I quote the article: “The lack of empathy comes with some neurological disorders, not just autism- the psychopath will derive some pleasure from your pain, but the autistic will wonder what you are complaining about”, Their “(empathy) “needs to be worked on in their youth so that they can learn to reciprocate even if it’s just learnt behavior and does not come from the heart”.

I take issue with this line as it could give the reader the impression that autistics are ingenuous, false, heartless or lacking the capacity for feelings. This terrible perspective has been used to justified all sorts of bullying, discrimination and abuse upon autistic children and adults, whether intentional not, because people believe we don’t have feelings like others. It’s wrong. This misconception came about from early clinical research over the use of the clinical word ‘empathy’. It has been noted by autism experts and attempts have been made to address it over the years but the damage from a misconception around the clinical word “empathy” still lingers, even among some health professionals.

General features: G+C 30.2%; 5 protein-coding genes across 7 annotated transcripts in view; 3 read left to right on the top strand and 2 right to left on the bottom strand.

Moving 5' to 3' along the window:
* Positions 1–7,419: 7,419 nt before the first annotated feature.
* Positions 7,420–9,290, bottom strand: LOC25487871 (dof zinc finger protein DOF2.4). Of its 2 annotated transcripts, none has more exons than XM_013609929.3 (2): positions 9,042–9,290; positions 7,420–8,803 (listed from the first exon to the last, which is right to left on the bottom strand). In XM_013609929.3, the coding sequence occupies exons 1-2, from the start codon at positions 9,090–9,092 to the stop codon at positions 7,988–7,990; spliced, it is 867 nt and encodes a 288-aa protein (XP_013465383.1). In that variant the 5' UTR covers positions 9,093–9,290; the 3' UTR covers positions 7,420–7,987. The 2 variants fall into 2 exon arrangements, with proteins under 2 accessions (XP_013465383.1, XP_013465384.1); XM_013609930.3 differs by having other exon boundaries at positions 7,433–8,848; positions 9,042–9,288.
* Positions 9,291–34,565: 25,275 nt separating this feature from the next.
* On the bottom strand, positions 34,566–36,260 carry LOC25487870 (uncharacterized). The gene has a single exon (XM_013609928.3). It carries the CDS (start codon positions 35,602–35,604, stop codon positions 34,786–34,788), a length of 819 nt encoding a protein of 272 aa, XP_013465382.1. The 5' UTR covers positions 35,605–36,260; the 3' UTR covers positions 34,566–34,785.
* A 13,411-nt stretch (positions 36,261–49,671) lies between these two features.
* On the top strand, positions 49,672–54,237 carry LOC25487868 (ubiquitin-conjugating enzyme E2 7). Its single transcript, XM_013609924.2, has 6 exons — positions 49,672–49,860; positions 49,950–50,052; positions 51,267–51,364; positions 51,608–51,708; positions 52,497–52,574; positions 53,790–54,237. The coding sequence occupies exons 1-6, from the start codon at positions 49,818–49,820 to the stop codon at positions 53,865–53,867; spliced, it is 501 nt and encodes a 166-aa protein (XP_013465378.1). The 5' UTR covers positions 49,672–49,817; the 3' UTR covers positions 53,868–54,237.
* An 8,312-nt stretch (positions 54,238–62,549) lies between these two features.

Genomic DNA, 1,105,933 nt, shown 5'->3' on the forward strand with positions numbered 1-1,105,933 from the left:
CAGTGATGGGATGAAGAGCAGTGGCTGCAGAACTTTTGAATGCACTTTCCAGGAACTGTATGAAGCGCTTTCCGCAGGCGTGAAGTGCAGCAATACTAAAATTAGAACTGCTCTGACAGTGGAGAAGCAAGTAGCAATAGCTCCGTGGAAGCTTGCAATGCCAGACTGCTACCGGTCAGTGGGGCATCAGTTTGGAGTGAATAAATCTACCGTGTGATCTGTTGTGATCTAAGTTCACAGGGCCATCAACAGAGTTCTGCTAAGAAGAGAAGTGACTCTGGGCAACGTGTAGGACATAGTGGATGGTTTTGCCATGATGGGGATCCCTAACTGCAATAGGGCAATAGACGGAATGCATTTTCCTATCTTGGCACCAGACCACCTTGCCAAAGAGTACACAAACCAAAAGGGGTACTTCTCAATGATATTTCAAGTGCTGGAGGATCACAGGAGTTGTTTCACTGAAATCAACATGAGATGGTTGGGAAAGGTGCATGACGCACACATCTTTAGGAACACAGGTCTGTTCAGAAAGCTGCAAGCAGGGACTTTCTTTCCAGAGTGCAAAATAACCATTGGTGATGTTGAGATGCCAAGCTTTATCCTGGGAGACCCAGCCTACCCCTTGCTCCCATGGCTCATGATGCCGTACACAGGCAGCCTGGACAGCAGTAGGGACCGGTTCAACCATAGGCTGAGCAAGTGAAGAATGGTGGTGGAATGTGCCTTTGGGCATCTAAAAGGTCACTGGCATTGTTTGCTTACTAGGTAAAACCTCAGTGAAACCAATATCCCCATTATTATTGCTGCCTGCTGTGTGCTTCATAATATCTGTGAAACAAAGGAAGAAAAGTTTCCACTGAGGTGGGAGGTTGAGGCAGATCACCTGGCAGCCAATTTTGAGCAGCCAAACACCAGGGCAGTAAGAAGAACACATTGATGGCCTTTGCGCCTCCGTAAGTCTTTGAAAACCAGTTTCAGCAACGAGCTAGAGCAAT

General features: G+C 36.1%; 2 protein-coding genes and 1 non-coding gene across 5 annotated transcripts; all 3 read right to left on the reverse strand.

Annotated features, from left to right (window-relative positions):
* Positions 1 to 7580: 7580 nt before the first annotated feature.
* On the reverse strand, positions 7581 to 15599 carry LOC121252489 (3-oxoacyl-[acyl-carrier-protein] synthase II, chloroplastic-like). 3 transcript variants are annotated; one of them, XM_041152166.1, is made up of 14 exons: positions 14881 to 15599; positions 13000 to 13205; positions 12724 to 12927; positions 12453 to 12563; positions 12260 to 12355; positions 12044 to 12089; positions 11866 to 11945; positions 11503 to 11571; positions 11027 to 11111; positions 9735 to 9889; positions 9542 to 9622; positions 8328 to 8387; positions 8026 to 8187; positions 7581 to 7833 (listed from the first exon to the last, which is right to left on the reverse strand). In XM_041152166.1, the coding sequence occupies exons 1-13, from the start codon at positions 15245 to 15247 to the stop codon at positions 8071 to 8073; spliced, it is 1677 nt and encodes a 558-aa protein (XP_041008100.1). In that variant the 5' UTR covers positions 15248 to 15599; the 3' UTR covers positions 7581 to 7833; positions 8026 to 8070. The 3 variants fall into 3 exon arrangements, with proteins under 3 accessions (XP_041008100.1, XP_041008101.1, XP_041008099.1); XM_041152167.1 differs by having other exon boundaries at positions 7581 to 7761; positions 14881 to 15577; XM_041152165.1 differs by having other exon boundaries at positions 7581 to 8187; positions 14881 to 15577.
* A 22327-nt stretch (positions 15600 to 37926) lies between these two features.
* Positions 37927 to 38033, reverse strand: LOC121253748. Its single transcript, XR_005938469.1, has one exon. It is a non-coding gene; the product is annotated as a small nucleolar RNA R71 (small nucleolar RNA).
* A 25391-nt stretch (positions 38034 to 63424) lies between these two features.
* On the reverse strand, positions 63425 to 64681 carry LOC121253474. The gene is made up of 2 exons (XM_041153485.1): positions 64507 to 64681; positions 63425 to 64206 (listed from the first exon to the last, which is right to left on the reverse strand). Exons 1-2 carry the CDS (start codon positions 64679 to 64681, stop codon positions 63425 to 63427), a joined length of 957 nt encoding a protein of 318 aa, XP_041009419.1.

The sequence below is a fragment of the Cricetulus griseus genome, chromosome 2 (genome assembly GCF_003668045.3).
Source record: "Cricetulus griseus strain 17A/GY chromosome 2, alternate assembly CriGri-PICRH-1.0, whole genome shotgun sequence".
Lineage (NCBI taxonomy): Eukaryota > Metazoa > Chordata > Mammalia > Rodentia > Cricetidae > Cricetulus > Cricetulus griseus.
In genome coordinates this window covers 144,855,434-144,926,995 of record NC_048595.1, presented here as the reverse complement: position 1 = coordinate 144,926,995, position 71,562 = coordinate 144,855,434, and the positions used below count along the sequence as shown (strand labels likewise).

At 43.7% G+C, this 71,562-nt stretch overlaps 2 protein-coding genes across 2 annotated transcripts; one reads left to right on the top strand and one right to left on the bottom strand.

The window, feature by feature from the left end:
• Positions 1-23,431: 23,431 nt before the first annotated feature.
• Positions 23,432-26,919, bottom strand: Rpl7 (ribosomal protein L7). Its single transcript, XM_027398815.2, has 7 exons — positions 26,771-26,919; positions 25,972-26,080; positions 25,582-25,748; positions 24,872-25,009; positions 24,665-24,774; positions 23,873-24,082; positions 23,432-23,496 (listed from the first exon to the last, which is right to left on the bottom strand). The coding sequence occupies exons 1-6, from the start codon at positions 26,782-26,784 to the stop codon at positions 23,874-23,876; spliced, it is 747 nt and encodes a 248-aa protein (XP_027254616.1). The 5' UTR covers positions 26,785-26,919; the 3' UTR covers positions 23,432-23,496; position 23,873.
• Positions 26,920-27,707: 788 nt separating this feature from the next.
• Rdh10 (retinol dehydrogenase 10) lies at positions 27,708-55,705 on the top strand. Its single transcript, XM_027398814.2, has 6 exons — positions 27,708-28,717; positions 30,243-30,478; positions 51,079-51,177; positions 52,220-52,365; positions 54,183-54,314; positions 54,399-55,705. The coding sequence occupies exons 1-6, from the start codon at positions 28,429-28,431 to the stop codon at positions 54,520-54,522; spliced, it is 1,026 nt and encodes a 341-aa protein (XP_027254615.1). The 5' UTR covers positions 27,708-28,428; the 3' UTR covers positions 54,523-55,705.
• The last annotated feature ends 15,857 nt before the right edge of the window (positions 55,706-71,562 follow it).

‘Empathy has nothing do to with how the person feels, i.e. whether they feel bad for someone when they are hurting (as in sympathy), love or care about them (unconditional love and altruism). It has to do with understanding the emotional state of another person (cognitive), and responding appropriately.  The ability to recognize the emotional state in another person relies on good communication. Autistics and non-autistics communicate differently. As someone on the autistic spectrum, I can tell you that my difficulties in social situations, have absolutely nothing to do with empathy – chosen or automatic. I quote from an online blog: "When I know someone else is suffering, I can’t help but feel empathy for them. It hurts me inside sometimes so intensely, I am very sensitive, if anything, often, I seem to have more empathy than the average person. Consider this please, if someone told you, in Russian, “I’m sad because my mother died yesterday”, you’ll only feel empathy for their sadness if you understand Russian. If you don’t know Russian, his statement will have no meaning to you and you won’t realize he’s talking about a sad event. For autistic people, nonverbal communication is like a foreign language, and we often don’t understand what it’s conveying. If I don’t realize someone is sad, I won’t show empathy for their sadness. But as soon as they tell me, in a way I understand, I’m sympathetic and feel for them, just as anyone else would. (Whether I’ll know what to do to comfort them is another matter)"